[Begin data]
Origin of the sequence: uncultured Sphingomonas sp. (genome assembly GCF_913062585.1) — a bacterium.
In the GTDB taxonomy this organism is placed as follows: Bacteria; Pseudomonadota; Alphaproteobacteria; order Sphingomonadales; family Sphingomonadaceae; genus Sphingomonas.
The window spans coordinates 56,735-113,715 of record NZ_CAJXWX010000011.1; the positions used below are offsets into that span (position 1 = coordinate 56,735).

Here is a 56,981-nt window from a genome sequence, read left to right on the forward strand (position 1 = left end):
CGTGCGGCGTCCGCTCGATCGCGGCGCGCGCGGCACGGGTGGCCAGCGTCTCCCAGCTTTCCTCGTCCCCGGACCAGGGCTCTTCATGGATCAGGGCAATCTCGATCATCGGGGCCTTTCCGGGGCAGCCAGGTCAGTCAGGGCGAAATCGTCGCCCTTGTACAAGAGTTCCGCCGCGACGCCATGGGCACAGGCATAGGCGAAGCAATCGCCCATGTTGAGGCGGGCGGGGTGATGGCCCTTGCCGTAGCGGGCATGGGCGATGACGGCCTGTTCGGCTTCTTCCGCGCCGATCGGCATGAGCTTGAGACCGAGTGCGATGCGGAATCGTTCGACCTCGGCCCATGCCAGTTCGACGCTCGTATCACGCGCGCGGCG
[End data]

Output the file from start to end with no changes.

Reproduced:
Origin of the sequence: uncultured Sphingomonas sp. (genome assembly GCF_913062585.1) — a bacterium.
In the GTDB taxonomy this organism is placed as follows: Bacteria; Pseudomonadota; Alphaproteobacteria; order Sphingomonadales; family Sphingomonadaceae; genus Sphingomonas.
The window spans coordinates 56,735-113,715 of record NZ_CAJXWX010000011.1; the positions used below are offsets into that span (position 1 = coordinate 56,735).

Here is a 56,981-nt window from a genome sequence, read left to right on the forward strand (position 1 = left end):
CGTGCGGCGTCCGCTCGATCGCGGCGCGCGCGGCACGGGTGGCCAGCGTCTCCCAGCTTTCCTCGTCCCCGGACCAGGGCTCTTCATGGATCAGGGCAATCTCGATCATCGGGGCCTTTCCGGGGCAGCCAGGTCAGTCAGGGCGAAATCGTCGCCCTTGTACAAGAGTTCCGCCGCGACGCCATGGGCACAGGCATAGGCGAAGCAATCGCCCATGTTGAGGCGGGCGGGGTGATGGCCCTTGCCGTAGCGGGCATGGGCGATGACGGCCTGTTCGGCTTCTTCCGCGCCGATCGGCATGAGCTTGAGACCGAGTGCGATGCGGAATCGTTCGACCTCGGCCCATGCCAGTTCGACGCTCGTATCACGCGCGCGGCG